Where little road names dwarf events I advert to the Zimbabwe Independent, a paper I take seriously, but always to repeated disappointment. And this week was no exception. One of its big guns devoted attention of the little roads - all of them too short, too symbolic even to deserve notice - at the new Robert Mugabe Square.

Four columns, one half page, all for that! And the key accusation was that these little "roads" had been declared without the knowledge or authority of the City Fathers! On that Square where everything looks so temporary, where everything looks like a model or prototype city awaiting actual construction?

So this one hack is exercised about these "streets", all of them named after Zimbabweans; he is not worried about real roads and highways named after cut-throat colonialists which abound in our cities and towns, roads and avenues singing immortal praises to these conquerors.

To the road, to the name, they were all named well before the city fathers he claims have been sidelined where born! Where they consulted? And if they know the significance of naming, as the paper seems to suggest, why have they not tackled that long outstanding one?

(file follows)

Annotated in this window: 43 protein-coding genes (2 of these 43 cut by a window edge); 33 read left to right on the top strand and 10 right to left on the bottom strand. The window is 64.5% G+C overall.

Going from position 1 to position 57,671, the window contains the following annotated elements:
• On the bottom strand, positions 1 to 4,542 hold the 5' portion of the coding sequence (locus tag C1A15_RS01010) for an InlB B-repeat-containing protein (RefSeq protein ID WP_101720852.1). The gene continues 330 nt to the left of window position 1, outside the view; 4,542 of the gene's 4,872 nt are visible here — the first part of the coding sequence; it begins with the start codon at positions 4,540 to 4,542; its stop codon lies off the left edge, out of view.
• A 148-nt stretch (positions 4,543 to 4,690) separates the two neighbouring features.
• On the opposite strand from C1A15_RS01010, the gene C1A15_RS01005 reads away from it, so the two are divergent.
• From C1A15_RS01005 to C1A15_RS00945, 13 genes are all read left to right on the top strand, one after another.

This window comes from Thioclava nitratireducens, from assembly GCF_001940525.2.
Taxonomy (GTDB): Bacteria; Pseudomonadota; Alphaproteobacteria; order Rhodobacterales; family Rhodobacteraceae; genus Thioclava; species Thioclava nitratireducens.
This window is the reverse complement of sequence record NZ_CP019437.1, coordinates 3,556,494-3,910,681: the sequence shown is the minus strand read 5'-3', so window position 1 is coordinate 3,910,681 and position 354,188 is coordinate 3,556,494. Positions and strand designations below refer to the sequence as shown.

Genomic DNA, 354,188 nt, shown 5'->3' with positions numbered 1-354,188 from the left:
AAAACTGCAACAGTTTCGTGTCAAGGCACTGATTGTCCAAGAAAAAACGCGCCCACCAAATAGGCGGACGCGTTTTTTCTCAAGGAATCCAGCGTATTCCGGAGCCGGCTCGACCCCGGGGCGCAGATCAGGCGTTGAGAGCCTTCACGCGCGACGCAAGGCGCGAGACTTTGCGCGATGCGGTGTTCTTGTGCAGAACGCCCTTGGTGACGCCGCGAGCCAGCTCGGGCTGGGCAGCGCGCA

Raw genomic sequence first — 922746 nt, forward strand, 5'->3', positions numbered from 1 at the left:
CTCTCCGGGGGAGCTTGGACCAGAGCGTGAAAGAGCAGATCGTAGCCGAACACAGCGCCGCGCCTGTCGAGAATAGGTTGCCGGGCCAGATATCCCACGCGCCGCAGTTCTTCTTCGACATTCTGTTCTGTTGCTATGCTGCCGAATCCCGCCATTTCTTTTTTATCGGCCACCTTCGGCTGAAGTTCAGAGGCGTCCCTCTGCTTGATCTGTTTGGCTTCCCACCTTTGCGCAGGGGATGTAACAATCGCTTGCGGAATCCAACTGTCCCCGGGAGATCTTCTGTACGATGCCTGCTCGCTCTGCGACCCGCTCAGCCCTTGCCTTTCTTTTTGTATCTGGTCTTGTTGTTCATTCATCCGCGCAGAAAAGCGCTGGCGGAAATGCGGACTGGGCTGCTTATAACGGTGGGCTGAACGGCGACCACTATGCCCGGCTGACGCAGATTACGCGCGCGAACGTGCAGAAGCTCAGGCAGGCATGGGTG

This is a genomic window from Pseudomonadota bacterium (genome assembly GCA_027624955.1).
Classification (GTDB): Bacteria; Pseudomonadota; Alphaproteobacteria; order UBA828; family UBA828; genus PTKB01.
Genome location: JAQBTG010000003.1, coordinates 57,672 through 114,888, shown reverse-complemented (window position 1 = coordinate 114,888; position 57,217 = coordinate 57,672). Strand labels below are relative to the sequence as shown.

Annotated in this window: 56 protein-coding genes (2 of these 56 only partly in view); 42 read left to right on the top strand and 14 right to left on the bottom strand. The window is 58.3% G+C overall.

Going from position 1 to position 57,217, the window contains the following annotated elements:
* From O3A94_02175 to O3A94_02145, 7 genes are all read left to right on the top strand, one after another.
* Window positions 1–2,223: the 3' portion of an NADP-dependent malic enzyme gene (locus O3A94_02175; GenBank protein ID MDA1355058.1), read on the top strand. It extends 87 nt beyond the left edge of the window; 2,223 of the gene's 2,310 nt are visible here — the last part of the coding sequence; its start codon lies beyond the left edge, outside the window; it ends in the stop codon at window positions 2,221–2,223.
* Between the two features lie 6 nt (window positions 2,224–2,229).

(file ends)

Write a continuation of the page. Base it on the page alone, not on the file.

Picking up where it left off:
And the Zimbabwe Independent, a paper named after our Independence, why has it not written about it? By all this focus on the venue of deep, reshaping politics of the future! Names of little, temporary roads, that is what is most significant!

The elective Congress they once craved for Then you have my dear Muckraker obsessing about Rugare Gumbo, as if he is a self-appointed keeper. And the whole piece amounts to a stubborn rejection of facts of history, facts which keep bouncing against a mind that would not learn.

I will leave Muleya's column alone, refocusing on the weekly' front-page story, "Economy biggest loser at Congress". To give the piece a veneer of scientific grounding, figures are reeled, figures of company closures and lost jobs.

Well and good, until one realises these closures were underway, by the paper's own admission, from 2011, when it was high noon for the Inclusive Government. No one, least  of all the Zimbabwe Independent, lamented that the shutting down economy was the biggest loser of that inclusive governing congress! Quite the contrary the inclusive arrangement was plumed as the panacea which did not have to end.